Carol Ann Duffy: Poems
Violence and Gender in Duffy's "Queen Herod" 12th Grade
Queen Herod is taken from Duffy’s The World’s Wife, a collection which inverts gender roles to celebrate female characters and display the injustice of men’s generalizations. This poem inverts the gender roles in the biblical story of the arrival of the Magi for Jesus’s birth and the Massacre of the Innocents ordered by King Herod. Through this transposition, Duffy presents the men’s atrocities originally, but then indicates that women can also act forcefully and compellingly to fight for strong beliefs.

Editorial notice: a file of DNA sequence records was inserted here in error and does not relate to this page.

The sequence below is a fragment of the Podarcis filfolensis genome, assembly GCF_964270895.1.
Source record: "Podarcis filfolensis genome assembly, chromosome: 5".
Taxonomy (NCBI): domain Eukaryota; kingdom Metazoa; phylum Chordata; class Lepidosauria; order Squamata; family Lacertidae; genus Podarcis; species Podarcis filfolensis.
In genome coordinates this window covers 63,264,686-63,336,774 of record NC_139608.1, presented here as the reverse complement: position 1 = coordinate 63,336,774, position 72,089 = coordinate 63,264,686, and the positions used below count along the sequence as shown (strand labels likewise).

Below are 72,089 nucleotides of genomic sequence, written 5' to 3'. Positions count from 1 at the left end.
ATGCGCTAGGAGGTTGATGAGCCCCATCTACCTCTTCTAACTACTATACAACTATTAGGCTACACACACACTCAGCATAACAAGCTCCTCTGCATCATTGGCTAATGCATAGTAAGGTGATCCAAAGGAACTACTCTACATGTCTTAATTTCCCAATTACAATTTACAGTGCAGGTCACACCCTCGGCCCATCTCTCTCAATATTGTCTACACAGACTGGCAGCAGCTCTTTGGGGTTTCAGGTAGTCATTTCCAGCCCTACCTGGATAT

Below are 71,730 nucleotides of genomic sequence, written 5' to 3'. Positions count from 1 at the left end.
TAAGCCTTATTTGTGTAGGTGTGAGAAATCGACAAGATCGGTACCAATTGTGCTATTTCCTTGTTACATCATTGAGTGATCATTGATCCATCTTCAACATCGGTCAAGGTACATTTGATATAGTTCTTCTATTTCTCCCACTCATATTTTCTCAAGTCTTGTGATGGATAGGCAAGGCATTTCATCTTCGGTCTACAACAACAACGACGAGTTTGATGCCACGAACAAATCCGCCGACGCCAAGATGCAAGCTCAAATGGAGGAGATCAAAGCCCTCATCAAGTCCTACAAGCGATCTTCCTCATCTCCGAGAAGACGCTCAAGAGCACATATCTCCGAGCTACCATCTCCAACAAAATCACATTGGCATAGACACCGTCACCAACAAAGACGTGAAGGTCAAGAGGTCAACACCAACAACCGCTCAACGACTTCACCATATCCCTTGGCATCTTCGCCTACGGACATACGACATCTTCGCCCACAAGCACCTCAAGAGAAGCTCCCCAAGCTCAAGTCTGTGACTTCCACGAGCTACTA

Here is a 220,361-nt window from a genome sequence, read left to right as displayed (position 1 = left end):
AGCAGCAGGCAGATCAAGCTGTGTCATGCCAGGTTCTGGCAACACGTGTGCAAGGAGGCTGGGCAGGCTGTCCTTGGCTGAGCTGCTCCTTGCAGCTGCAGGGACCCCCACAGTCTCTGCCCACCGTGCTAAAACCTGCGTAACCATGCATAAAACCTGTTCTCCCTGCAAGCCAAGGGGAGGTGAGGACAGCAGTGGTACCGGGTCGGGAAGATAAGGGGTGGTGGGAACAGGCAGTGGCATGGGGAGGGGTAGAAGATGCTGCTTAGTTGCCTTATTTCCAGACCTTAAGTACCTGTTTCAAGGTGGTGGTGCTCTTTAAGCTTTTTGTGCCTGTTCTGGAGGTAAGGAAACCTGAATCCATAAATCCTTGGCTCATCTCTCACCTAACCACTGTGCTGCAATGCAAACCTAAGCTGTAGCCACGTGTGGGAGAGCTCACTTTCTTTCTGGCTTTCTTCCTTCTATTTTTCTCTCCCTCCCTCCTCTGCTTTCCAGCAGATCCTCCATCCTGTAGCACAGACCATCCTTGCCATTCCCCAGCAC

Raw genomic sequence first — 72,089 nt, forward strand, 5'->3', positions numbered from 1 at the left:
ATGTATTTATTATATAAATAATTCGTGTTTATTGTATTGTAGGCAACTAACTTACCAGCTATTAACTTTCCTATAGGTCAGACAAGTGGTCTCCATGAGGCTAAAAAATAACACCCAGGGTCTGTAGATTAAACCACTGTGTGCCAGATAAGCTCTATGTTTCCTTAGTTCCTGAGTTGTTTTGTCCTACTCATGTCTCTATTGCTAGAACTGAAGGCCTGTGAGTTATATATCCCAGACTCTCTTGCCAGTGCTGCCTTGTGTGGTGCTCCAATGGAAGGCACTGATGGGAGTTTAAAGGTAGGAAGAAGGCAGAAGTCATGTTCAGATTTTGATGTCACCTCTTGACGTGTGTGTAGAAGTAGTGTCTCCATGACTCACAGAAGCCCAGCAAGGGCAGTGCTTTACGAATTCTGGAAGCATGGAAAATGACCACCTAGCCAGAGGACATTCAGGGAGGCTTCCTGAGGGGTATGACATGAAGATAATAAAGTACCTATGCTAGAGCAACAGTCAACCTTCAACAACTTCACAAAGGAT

Duffy displays women as cunning and deceptive as they hold a quiet agenda against men, and uses the generalization against men to demonstrate the injustice of the original stories. In the poem, the “Three Queens” arrive to see Queen Herod’s daughter and give her qualities rather than material gifts—“Grace…Strength…Happiness.” These capitalized abstract nouns are juxtaposed with the seemingly useless and disregarded material (“Silver and gold, the loose change”) given to Jesus, referring to the gold, frankincense, and myrrh given in the Bible story. Duffy thus suggests that while men only desire limited material gifts, women desire useful, perennial qualities. Moreover, in Queen Herod the asyndeton of “with gifts…in exchange for...
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